A Brief History of Hattusha/Boğazköy
The first "settling in" around Boğazköy took place in the 6th millennium BC during the Chalcolithic period, when small widely scattered hamlets appeared most particularly on mountain slopes and rocky outcroppings.
Late in the 3rd millenium BC, towards the end of the Early Bronze Age, a Hattian settlement developed, marking the beginning of continuous occupation at the site. The Hattians, native Anatolians, called their town Hattush.
During the Middle Bronze Age the Hattian occupation grew into a city of such significance that a Karum was established here in the 19th and 18th centuries BC - a trading post of Assyrian merchants who had come from Assur. With their caravans of donkeys they transported goods to and from Mesopotamia, and along their route they also dealt in local Anatolian products, thus stimulating a certain "globalization". It was these Assyrian traders who first introduced writing to Anatolia.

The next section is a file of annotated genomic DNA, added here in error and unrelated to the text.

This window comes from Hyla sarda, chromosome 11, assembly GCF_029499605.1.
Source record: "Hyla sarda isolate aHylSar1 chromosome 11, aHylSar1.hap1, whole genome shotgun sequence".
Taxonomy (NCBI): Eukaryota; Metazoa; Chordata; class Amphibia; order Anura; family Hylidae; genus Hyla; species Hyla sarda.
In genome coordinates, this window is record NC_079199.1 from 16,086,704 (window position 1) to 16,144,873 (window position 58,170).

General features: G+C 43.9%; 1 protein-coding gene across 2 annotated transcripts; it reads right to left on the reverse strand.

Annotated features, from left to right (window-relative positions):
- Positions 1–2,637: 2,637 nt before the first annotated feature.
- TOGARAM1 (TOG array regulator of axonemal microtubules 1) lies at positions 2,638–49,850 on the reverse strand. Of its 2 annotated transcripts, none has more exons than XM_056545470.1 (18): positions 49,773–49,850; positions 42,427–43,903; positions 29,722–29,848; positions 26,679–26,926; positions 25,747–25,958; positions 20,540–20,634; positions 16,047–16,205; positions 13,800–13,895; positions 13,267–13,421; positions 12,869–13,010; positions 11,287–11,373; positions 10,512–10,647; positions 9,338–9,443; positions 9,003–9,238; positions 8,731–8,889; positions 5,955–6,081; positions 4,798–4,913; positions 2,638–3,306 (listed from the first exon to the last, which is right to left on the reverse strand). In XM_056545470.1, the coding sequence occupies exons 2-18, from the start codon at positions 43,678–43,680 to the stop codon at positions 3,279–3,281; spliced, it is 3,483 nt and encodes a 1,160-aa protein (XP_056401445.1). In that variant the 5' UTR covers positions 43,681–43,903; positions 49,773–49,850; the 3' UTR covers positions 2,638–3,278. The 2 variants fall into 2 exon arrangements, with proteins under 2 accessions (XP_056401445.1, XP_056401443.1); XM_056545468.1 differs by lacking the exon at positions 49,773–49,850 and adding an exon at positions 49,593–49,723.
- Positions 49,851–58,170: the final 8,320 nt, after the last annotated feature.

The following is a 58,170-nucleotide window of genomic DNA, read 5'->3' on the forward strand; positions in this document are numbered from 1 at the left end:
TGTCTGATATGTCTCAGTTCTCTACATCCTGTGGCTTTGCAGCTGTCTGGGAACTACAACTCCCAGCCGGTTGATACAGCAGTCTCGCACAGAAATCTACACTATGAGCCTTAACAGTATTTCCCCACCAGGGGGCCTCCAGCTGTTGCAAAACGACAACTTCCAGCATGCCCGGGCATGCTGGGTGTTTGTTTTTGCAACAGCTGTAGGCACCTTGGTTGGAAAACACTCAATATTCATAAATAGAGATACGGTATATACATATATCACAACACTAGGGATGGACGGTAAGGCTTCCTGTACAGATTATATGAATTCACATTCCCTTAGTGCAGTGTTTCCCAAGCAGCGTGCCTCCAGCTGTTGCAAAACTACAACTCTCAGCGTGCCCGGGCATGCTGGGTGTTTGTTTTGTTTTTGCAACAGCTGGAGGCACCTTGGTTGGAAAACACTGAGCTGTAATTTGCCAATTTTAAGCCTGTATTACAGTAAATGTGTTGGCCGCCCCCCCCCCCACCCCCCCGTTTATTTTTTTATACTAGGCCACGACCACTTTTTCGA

The ruins excavated demonstrate that the city of Hattush was burned down in a great conflagration around 1700 BC. Responsible was King Anitta from Kussar, who also put a curse on the site. But already by the second half of the 17th century BC the temptation to settle here again had obviously become overwhelming, for a Hittite king had indeed chosen the site as his residence and capital. The Hattian Hattush was now the Hittite Hattusha, and the king took the name of Hattushili, or "one from Hattusha." This is the beginning of the story of the Hittite capital and the Hittite Royals - until now, 27 kings are known by their names.